Idea of four mayors for Dublin deemed a ‘disaster’
‘Dublin is not four different cities and there would be no co-ordination’
Labour’s Dublin spokesman Kevin Humphreys: “You need one clear voice who speaks for the whole of the city. People in Tallaght and in Swords primarily think of themselves as Dubliners.” Photograph: Alan Betson
The Government has explored the option of creating a directly elected mayor for each of Dublin’s four local authorities, a scenario which Opposition parties say would be a “disaster”.
An ongoing review by the Department of Housing into local government is understood to have looked at a situation where rather than a having a mayor for all of Dublin, voters in each of the capital’s four council areas would elect their own mayors.
The long-delayed report is due to be delivered to Minister of State for Local Government John Paul Phelan in early November ahead of its publication. Proposals for a single elected mayor for cities such as Cork, Limerick and Galway were also examined.
The Government has provisionally earmarked October of next year as the date for plebiscites, where the electorate of each city or council area will decide if they wish their mayor to be directly elected.
In 2014, then minister Phil Hogan began a process seeking approval from each of the the four Dublin councils to hold a plebiscite for a directly elected mayor. The initiative foundered when councillors from Fingal voted against the idea, despite the other three councils backing it.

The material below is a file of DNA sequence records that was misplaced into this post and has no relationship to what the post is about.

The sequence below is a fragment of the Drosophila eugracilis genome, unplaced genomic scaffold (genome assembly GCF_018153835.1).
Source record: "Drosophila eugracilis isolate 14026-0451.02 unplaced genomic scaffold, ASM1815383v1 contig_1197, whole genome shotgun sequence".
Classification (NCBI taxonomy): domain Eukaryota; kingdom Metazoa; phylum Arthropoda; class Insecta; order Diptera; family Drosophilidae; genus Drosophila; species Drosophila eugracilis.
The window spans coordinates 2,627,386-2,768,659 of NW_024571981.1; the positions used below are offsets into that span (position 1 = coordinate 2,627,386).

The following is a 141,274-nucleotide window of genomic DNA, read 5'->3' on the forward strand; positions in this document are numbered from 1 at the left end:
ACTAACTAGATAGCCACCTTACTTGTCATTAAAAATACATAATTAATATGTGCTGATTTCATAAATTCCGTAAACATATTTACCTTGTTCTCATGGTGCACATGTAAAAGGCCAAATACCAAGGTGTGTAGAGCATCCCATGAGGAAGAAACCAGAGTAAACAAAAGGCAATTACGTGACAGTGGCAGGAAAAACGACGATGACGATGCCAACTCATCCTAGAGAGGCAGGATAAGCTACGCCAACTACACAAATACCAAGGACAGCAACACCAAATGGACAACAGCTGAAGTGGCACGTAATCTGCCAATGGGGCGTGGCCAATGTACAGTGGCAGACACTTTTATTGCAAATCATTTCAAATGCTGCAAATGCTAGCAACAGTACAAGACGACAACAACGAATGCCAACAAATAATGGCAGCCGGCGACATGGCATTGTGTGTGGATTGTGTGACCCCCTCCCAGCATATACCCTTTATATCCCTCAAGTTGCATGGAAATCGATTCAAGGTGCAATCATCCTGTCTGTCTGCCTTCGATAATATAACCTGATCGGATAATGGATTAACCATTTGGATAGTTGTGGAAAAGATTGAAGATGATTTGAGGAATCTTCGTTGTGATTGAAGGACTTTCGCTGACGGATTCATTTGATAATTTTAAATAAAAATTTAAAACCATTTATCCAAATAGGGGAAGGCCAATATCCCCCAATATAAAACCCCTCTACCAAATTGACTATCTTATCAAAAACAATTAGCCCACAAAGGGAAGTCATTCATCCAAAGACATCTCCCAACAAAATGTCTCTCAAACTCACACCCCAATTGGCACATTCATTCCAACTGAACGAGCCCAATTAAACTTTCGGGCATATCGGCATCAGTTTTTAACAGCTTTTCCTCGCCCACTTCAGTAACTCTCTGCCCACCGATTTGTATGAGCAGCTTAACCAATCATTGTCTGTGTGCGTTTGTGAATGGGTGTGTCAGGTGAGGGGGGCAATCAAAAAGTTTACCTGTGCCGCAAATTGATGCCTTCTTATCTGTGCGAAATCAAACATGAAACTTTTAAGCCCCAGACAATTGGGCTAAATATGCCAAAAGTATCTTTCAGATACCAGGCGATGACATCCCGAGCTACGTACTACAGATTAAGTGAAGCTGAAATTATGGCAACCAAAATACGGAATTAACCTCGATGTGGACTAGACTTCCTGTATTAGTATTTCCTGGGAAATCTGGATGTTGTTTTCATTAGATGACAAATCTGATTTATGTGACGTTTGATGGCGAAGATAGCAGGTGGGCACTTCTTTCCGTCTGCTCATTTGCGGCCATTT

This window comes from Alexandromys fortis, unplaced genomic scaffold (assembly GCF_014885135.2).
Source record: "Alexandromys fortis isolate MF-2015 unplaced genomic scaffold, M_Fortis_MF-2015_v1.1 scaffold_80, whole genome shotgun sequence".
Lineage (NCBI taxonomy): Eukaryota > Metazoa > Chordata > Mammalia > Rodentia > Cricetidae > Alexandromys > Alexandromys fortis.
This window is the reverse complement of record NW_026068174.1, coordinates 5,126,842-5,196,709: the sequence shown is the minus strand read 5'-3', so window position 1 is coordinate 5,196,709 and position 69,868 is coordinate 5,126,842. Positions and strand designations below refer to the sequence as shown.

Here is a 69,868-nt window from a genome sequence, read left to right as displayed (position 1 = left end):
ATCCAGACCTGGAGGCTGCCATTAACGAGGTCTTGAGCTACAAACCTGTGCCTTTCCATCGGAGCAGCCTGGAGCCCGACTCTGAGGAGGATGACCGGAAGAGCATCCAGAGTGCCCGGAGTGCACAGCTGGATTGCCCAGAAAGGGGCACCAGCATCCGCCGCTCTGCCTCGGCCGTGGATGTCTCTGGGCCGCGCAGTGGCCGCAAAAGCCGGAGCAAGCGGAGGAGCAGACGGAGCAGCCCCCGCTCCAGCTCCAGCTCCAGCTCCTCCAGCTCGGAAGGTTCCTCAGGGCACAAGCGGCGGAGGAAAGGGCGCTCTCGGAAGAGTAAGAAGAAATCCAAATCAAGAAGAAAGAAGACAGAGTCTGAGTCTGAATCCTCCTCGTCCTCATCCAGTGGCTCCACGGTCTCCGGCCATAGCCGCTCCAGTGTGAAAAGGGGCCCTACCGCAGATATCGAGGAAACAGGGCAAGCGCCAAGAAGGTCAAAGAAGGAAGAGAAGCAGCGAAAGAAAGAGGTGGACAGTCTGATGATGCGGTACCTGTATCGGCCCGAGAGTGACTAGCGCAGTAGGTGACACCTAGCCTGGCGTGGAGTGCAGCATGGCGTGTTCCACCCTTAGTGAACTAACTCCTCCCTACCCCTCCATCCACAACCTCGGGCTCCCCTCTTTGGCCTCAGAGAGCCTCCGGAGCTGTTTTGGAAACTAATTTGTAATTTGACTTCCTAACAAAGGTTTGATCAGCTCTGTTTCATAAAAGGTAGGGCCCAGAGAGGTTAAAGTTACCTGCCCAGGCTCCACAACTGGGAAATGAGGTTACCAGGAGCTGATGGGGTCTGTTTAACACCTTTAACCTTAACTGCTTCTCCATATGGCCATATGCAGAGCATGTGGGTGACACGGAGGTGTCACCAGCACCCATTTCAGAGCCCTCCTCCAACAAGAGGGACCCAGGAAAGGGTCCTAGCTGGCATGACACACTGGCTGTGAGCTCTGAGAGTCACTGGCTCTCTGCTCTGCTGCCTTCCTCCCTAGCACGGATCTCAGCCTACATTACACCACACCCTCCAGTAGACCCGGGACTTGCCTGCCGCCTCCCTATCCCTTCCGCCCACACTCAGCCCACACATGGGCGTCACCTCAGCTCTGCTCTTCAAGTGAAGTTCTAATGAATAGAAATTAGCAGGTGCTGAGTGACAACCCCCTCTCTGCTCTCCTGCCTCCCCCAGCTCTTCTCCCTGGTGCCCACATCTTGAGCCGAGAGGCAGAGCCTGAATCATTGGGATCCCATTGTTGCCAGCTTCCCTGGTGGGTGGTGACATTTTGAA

Fianna Fáil and the Green Party last year brought respective private members’ Bills to the Dáil calling for a directly elected mayor of Dublin. They agreed not to press the motions following a Government promise to quickly come up with alternative proposals.
However, the Government’s missed its own June deadline for completing the review and it has still not yet been completed.
Opposition parties are concerned the Government will now pull back from a directly elected executive mayor in favour of four separate mayors.
Fianna Fáil spokesman on Dublin John Lahart said it was now a year since his party brought forward its Bill and nothing had happened.
“We need to be offered only one option, that of one directly elected mayor. Otherwise it’s top-down government. We need a mayor with specific powers in transport, tourism, planning and traffic that can be expanded over time. Having four mayors would just not work.”
Green Party leader Eamon Ryan said the election of four separate mayors in Dublin would “be a disaster”.
“Dublin is not four different cities and there would be continuous competition and no co-ordination for zoning, housing, planning and transport,” he said.
“We don’t have a situation like this anywhere else. New York has five boroughs, London has 32, yet they have one mayor. We are not in competition with Cork or Galway but with other international cities. It’s ludicrous.”
‘One clear voice’
Sinn Féin’s housing spokesman Eoin Ó Broin said his party agreed with a directly elected mayor but with powers delegated from central government. He said he was not in favour of any councils having their current powers reduced.
Labour’s Dublin spokesman Kevin Humphreys said if a four-mayor option were pursued it would be a “huge wasted opportunity”.
“You need one clear voice who speaks for the whole of the city. People in Tallaght and in Swords primarily think of themselves as Dubliners.”
The Social Democrats have also backed a single executive mayor for Dublin.
The review has also revisited the controversial decision to abolish town councils ahead of the 2014 local elections. It is understood the decision will stand. However, there is likely to be a recommendation to reduce the size of some local electoral areas which might favour larger parties and prove contentious with independents and smaller political groups.